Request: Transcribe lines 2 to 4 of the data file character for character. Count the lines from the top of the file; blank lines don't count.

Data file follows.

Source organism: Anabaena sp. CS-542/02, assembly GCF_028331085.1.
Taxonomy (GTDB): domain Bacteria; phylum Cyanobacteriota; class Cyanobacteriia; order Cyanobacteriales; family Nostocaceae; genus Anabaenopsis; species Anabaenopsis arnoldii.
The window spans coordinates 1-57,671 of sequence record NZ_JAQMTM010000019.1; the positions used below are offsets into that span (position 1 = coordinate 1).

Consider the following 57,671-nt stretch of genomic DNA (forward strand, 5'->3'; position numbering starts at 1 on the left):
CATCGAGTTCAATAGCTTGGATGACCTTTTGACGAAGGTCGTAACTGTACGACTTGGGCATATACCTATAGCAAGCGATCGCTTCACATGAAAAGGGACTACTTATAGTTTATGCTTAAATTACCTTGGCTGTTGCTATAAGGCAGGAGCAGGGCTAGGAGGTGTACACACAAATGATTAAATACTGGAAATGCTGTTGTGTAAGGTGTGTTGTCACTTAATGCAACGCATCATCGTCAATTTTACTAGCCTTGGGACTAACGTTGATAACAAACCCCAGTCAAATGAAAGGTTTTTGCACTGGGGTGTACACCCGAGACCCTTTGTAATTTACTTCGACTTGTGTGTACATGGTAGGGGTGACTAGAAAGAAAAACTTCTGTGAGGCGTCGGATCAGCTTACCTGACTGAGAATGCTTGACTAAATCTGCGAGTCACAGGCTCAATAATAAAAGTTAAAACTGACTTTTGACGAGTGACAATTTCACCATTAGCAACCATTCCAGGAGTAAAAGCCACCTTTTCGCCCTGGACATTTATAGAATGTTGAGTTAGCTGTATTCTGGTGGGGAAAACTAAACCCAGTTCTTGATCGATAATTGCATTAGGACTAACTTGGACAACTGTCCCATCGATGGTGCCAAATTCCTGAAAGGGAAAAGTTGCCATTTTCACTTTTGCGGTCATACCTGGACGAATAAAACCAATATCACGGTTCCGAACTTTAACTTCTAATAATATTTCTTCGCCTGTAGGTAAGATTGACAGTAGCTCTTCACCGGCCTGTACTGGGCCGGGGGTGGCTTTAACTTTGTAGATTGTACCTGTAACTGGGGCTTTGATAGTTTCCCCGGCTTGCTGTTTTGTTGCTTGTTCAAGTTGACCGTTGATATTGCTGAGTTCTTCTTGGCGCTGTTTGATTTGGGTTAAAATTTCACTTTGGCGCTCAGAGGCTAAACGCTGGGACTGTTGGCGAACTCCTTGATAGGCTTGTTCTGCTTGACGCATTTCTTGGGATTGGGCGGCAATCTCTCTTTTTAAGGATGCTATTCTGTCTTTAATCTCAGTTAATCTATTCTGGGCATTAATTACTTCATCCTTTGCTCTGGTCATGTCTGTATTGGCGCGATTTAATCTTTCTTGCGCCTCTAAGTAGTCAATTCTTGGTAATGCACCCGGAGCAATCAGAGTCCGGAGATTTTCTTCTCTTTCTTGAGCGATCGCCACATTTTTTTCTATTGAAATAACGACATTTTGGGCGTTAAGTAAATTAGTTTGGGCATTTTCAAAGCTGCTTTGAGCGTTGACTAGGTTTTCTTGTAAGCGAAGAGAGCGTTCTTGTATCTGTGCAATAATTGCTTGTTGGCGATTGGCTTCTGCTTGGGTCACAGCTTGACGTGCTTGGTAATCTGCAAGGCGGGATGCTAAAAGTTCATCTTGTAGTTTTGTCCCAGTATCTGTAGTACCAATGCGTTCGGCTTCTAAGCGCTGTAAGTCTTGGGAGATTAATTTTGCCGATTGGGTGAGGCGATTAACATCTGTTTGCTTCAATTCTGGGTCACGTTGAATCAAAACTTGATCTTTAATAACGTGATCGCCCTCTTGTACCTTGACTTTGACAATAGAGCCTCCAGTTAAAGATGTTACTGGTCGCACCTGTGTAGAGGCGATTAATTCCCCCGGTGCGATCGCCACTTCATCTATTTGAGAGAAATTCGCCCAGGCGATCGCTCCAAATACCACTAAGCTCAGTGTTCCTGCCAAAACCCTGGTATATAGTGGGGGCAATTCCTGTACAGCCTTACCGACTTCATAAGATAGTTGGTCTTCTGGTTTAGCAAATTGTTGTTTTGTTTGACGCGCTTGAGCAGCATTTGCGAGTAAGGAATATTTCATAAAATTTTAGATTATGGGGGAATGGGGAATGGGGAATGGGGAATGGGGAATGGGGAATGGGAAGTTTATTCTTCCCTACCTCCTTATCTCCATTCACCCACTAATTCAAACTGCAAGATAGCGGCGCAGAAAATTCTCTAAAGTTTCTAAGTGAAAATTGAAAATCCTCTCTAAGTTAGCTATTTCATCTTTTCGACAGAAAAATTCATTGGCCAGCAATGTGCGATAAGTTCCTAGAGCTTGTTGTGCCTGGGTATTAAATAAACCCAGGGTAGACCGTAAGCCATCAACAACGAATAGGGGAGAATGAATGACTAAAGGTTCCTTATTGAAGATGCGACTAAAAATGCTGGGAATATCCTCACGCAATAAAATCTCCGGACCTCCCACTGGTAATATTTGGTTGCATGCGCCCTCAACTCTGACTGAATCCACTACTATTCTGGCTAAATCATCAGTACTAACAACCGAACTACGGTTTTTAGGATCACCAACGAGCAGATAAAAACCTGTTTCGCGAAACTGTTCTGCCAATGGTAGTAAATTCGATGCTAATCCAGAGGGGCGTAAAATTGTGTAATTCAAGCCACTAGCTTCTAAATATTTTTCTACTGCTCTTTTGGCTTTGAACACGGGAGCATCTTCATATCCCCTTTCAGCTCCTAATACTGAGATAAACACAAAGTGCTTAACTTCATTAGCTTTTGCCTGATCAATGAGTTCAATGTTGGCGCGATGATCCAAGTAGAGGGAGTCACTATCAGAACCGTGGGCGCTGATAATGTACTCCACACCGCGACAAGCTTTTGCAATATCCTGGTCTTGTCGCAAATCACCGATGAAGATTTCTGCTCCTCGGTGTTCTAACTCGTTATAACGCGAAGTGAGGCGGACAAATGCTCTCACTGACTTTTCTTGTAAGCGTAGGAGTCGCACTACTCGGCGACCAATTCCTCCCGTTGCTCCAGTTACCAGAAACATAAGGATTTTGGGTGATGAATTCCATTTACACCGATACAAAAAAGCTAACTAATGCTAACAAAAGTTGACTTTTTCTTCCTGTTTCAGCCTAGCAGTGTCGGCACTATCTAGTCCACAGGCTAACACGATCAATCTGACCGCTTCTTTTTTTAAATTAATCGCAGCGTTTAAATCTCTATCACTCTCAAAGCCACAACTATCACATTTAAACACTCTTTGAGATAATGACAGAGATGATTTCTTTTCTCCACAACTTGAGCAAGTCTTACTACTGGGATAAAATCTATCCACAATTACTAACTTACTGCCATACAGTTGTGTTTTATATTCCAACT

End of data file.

Taxonomy (GTDB): domain Bacteria; phylum Cyanobacteriota; class Cyanobacteriia; order Cyanobacteriales; family Nostocaceae; genus Anabaenopsis; species Anabaenopsis arnoldii.
The window spans coordinates 1-57,671 of sequence record NZ_JAQMTM010000019.1; the positions used below are offsets into that span (position 1 = coordinate 1).

Consider the following 57,671-nt stretch of genomic DNA (forward strand, 5'->3'; position numbering starts at 1 on the left):